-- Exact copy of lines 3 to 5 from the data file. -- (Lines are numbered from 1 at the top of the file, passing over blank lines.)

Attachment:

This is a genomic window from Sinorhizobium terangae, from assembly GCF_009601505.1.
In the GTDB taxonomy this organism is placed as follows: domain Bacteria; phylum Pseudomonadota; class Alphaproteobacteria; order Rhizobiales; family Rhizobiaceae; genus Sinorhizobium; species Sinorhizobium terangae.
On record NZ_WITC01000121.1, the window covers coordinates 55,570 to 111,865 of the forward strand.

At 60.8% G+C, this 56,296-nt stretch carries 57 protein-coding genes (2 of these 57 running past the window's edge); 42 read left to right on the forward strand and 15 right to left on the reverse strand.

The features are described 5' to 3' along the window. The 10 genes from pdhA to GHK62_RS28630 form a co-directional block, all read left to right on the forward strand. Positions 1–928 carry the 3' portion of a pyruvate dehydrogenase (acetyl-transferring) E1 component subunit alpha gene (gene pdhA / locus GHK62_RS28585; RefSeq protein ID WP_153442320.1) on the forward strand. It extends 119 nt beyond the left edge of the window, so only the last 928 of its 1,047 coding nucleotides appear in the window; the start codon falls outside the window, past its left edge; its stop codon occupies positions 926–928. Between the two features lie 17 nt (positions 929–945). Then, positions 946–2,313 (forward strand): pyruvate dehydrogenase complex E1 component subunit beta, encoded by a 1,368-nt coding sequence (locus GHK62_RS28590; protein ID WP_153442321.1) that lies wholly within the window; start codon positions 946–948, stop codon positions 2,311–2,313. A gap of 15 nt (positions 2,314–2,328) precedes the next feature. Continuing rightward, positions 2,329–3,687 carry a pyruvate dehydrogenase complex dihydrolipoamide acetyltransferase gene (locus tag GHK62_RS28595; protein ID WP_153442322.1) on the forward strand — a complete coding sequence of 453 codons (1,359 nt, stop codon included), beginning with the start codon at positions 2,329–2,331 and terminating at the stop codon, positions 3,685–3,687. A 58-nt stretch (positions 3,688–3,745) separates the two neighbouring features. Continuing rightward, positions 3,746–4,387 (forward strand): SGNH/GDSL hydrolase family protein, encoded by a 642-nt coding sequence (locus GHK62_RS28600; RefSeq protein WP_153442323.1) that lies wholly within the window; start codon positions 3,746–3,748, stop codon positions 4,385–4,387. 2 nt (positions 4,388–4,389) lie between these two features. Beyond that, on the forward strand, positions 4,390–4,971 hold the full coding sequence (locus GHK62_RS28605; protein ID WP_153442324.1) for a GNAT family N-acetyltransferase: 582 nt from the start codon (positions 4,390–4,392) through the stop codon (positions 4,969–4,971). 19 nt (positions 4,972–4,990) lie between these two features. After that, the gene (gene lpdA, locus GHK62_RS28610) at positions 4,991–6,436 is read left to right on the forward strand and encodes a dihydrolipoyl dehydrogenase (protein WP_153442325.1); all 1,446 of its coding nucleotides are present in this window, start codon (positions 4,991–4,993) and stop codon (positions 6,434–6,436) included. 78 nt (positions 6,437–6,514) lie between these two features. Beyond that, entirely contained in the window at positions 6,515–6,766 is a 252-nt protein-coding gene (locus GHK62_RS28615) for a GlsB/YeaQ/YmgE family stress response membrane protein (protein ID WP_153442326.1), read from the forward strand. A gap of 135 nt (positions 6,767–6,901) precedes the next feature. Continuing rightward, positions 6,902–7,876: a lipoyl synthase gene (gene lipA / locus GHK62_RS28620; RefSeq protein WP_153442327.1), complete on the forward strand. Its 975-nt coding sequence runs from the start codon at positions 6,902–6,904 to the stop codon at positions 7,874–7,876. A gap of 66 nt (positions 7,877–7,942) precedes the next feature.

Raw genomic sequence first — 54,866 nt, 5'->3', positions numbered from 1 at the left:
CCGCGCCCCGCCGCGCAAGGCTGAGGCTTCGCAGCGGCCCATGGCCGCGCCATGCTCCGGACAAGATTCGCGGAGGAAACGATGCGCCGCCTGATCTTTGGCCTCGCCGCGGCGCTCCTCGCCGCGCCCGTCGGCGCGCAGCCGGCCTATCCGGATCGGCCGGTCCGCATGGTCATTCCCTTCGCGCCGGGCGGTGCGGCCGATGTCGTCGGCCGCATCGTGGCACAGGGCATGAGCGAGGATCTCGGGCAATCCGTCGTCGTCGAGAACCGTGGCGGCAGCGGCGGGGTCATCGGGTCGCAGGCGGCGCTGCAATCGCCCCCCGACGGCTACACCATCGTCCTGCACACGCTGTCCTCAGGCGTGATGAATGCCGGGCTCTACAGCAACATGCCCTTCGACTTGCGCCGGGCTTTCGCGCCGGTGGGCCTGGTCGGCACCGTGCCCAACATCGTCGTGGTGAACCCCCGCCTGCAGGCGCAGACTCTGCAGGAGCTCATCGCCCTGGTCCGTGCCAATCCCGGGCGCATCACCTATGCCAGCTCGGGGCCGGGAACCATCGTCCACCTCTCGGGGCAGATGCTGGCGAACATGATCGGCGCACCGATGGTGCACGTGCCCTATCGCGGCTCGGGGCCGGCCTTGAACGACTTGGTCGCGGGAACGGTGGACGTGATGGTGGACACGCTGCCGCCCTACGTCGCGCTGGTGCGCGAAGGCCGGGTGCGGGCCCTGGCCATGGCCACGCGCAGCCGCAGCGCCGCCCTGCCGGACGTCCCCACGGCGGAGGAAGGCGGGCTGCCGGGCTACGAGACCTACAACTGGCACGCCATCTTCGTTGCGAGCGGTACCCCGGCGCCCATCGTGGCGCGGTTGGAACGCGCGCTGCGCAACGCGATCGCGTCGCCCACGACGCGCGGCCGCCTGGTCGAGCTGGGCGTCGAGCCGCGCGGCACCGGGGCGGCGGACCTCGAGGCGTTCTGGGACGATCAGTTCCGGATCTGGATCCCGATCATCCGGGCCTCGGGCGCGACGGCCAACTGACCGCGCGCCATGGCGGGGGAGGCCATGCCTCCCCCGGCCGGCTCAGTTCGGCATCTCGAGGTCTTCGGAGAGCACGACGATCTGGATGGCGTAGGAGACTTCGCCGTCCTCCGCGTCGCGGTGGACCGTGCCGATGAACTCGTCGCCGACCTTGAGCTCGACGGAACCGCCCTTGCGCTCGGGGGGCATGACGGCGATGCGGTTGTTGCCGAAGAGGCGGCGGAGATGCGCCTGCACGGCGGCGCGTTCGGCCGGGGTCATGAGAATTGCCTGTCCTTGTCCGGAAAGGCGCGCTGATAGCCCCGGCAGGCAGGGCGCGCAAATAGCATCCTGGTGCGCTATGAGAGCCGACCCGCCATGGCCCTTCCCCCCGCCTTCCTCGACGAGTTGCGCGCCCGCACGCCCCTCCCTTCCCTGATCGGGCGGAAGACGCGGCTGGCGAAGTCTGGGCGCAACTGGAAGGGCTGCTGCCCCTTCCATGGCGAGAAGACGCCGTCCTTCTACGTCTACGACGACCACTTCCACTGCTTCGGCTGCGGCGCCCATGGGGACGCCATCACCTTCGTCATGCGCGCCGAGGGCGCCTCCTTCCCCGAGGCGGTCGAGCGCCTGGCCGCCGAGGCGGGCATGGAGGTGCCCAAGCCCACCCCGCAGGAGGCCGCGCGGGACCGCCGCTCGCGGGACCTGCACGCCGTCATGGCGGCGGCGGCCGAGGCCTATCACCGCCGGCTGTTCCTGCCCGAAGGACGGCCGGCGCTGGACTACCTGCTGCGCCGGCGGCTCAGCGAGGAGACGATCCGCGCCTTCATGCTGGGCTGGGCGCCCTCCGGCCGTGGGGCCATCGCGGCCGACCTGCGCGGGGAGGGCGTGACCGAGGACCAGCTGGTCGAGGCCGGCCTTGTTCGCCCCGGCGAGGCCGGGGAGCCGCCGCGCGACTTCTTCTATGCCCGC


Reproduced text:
On record NZ_WITC01000121.1, the window covers coordinates 55,570 to 111,865 of the forward strand.

At 60.8% G+C, this 56,296-nt stretch carries 57 protein-coding genes (2 of these 57 running past the window's edge); 42 read left to right on the forward strand and 15 right to left on the reverse strand.

The features are described 5' to 3' along the window. The 10 genes from pdhA to GHK62_RS28630 form a co-directional block, all read left to right on the forward strand. Positions 1–928 carry the 3' portion of a pyruvate dehydrogenase (acetyl-transferring) E1 component subunit alpha gene (gene pdhA / locus GHK62_RS28585; RefSeq protein ID WP_153442320.1) on the forward strand. It extends 119 nt beyond the left edge of the window, so only the last 928 of its 1,047 coding nucleotides appear in the window; the start codon falls outside the window, past its left edge; its stop codon occupies positions 926–928. Between the two features lie 17 nt (positions 929–945). Then, positions 946–2,313 (forward strand): pyruvate dehydrogenase complex E1 component subunit beta, encoded by a 1,368-nt coding sequence (locus GHK62_RS28590; protein ID WP_153442321.1) that lies wholly within the window; start codon positions 946–948, stop codon positions 2,311–2,313. A gap of 15 nt (positions 2,314–2,328) precedes the next feature. Continuing rightward, positions 2,329–3,687 carry a pyruvate dehydrogenase complex dihydrolipoamide acetyltransferase gene (locus tag GHK62_RS28595; protein ID WP_153442322.1) on the forward strand — a complete coding sequence of 453 codons (1,359 nt, stop codon included), beginning with the start codon at positions 2,329–2,331 and terminating at the stop codon, positions 3,685–3,687. A 58-nt stretch (positions 3,688–3,745) separates the two neighbouring features. Continuing rightward, positions 3,746–4,387 (forward strand): SGNH/GDSL hydrolase family protein, encoded by a 642-nt coding sequence (locus GHK62_RS28600; RefSeq protein WP_153442323.1) that lies wholly within the window; start codon positions 3,746–3,748, stop codon positions 4,385–4,387. 2 nt (positions 4,388–4,389) lie between these two features. Beyond that, on the forward strand, positions 4,390–4,971 hold the full coding sequence (locus GHK62_RS28605; protein ID WP_153442324.1) for a GNAT family N-acetyltransferase: 582 nt from the start codon (positions 4,390–4,392) through the stop codon (positions 4,969–4,971). 19 nt (positions 4,972–4,990) lie between these two features. After that, the gene (gene lpdA, locus GHK62_RS28610) at positions 4,991–6,436 is read left to right on the forward strand and encodes a dihydrolipoyl dehydrogenase (protein WP_153442325.1); all 1,446 of its coding nucleotides are present in this window, start codon (positions 4,991–4,993) and stop codon (positions 6,434–6,436) included. 78 nt (positions 6,437–6,514) lie between these two features. Beyond that, entirely contained in the window at positions 6,515–6,766 is a 252-nt protein-coding gene (locus GHK62_RS28615) for a GlsB/YeaQ/YmgE family stress response membrane protein (protein ID WP_153442326.1), read from the forward strand. A gap of 135 nt (positions 6,767–6,901) precedes the next feature. Continuing rightward, positions 6,902–7,876: a lipoyl synthase gene (gene lipA / locus GHK62_RS28620; RefSeq protein WP_153442327.1), complete on the forward strand. Its 975-nt coding sequence runs from the start codon at positions 6,902–6,904 to the stop codon at positions 7,874–7,876. A gap of 66 nt (positions 7,877–7,942) precedes the next feature.